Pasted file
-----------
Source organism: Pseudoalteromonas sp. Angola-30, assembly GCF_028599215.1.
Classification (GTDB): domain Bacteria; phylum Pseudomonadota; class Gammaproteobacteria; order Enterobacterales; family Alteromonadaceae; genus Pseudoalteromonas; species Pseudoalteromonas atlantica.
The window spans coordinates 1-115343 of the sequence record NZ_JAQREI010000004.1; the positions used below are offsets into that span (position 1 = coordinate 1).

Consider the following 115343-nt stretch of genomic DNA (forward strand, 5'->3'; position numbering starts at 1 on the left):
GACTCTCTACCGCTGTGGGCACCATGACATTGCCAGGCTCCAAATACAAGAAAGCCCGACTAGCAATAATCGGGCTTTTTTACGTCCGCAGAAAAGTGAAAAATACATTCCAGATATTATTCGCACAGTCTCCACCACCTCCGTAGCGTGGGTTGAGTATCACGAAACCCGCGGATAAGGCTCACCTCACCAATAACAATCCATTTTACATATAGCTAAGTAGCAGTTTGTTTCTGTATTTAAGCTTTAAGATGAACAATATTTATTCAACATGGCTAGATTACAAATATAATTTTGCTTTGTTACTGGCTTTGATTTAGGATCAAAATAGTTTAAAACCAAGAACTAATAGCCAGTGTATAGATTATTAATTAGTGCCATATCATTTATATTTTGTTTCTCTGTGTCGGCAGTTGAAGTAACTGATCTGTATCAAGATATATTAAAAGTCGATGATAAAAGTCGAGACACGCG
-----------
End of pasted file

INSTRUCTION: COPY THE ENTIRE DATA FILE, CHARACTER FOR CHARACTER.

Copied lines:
Source organism: Pseudoalteromonas sp. Angola-30, assembly GCF_028599215.1.
Classification (GTDB): domain Bacteria; phylum Pseudomonadota; class Gammaproteobacteria; order Enterobacterales; family Alteromonadaceae; genus Pseudoalteromonas; species Pseudoalteromonas atlantica.
The window spans coordinates 1-115343 of the sequence record NZ_JAQREI010000004.1; the positions used below are offsets into that span (position 1 = coordinate 1).

Consider the following 115343-nt stretch of genomic DNA (forward strand, 5'->3'; position numbering starts at 1 on the left):
GACTCTCTACCGCTGTGGGCACCATGACATTGCCAGGCTCCAAATACAAGAAAGCCCGACTAGCAATAATCGGGCTTTTTTACGTCCGCAGAAAAGTGAAAAATACATTCCAGATATTATTCGCACAGTCTCCACCACCTCCGTAGCGTGGGTTGAGTATCACGAAACCCGCGGATAAGGCTCACCTCACCAATAACAATCCATTTTACATATAGCTAAGTAGCAGTTTGTTTCTGTATTTAAGCTTTAAGATGAACAATATTTATTCAACATGGCTAGATTACAAATATAATTTTGCTTTGTTACTGGCTTTGATTTAGGATCAAAATAGTTTAAAACCAAGAACTAATAGCCAGTGTATAGATTATTAATTAGTGCCATATCATTTATATTTTGTTTCTCTGTGTCGGCAGTTGAAGTAACTGATCTGTATCAAGATATATTAAAAGTCGATGATAAAAGTCGAGACACGCG